The Great Wall of China

More than 400 years ago, a Portuguese trader visited China and wrote a description of that country. He was overwhelmed by "the hugeness of the kingdom" and "the multitude of people." Almost everyone who has written about China since then has noted these same facts. China is the largest nation in Asia, the third largest in the world (exceeded in area only by Russia and Canada), and has more people than any other country. China's population is more than 1 billion, which means that more than one fifth of all the people on earth live in China.

If China's many people could be spread out over all parts of the country, they would not be especially crowded. But much of China is covered with high mountains, lofty plateaus, and desert, where the land is not suited to cultivation (farming), and relatively few people can live. Vast areas of China are almost empty of people, and one can travel for days without seeing signs of human life.

Most of the people in China live in the eastern part of the country, along the coast, on the plains, and in the basins drained by the great rivers. In contrast to other parts of China, the east teems with people, and almost every piece of usable land is under cultivation. The largest concentration of people is in the region that stretches north from the great Chang Jiang (Yangtze River) to Beijing (Peking), the capital. Here, in north China, Chinese civilization first began some 4,000 years ago.

Historical Background. For most of its long history, China was an empire, ruled by its emperors with the aid of a highly centralized government. Under the emperors there were periods of prosperity and good government, as well as times of economic want and political unrest. When the country's problems became too great, the people would revolt, and out of the civil strife would emerge a new emperor, who would found a new dynasty, or ruling house. This pattern of Chinese history is known as the dynastic cycle.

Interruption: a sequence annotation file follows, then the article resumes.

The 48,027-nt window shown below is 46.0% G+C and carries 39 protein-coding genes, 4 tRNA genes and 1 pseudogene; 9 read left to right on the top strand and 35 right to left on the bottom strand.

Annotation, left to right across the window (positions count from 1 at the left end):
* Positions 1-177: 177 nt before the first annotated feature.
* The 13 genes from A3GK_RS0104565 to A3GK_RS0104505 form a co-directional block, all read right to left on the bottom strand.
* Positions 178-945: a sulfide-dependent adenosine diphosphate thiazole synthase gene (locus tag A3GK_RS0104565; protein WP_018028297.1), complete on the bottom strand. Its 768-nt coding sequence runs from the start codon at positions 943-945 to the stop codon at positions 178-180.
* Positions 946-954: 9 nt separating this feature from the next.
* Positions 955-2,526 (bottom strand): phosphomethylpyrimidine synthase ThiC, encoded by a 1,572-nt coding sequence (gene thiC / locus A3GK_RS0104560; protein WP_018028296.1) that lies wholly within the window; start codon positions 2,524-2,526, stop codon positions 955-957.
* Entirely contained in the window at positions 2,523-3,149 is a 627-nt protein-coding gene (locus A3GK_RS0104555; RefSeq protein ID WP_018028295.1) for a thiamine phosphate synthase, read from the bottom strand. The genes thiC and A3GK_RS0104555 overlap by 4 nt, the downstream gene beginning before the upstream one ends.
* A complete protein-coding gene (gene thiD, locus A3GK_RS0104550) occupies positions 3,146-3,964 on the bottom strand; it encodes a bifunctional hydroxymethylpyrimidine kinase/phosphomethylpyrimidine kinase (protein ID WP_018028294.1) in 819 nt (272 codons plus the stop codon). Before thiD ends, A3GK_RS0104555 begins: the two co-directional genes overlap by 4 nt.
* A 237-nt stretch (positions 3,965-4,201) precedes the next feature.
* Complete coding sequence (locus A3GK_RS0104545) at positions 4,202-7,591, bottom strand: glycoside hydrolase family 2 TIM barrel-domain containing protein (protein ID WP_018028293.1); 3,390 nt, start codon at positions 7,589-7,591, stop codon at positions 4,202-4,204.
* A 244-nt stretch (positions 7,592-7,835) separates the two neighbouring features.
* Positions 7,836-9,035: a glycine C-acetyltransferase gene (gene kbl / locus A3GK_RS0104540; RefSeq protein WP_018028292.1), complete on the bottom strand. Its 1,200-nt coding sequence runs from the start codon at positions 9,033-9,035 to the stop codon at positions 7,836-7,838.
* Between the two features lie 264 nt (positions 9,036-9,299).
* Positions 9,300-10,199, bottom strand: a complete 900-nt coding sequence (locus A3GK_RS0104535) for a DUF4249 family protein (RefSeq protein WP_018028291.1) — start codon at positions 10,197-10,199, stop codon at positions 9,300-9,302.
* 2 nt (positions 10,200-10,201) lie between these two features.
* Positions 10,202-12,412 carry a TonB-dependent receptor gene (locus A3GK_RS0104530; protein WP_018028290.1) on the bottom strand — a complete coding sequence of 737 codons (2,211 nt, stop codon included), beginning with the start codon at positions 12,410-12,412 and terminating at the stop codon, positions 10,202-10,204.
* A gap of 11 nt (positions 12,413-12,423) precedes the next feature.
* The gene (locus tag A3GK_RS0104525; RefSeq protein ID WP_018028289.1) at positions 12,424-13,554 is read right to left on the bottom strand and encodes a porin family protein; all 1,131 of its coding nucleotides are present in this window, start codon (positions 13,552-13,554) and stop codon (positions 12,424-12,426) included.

Altogether, there were 25 such dynasties. Some lasted for several centuries, while others held power for only a few decades or even less. China's first dynasty under a unified empire was the Qin (originally spelled Ch'in, from which the name "China" was derived), founded in 221 B.C. The last dynasty was the Qing (Ch'ing), also known as the Manchu, which lasted from 1644 to 1912, when it was overthrown by a revolution.

Between these eras, China underwent continuous expansion, grew into a great power, and developed a remarkable civilization. Early travelers to China from Europe discovered that the Chinese had invented gunpowder, the magnetic compass, paper, and printing long before these were known in the West.

China, however, had very little large-scale contact with Western nations until about the middle of the 1800s. This contact was not at first a happy one for China. The European nations were by now more powerful than China, in part because of their technological advancements. Seeking trade privileges and other concessions, they forcibly established themselves on Chinese territory.

The impact of the West was chiefly responsible for the weakening of the Chinese empire and the overthrow of its last dynasty. In its place the Chinese founded a republic in 1912. In 1949, following World War II and a bitter civil war, the republic was replaced by the Communist government that rules almost all of China today.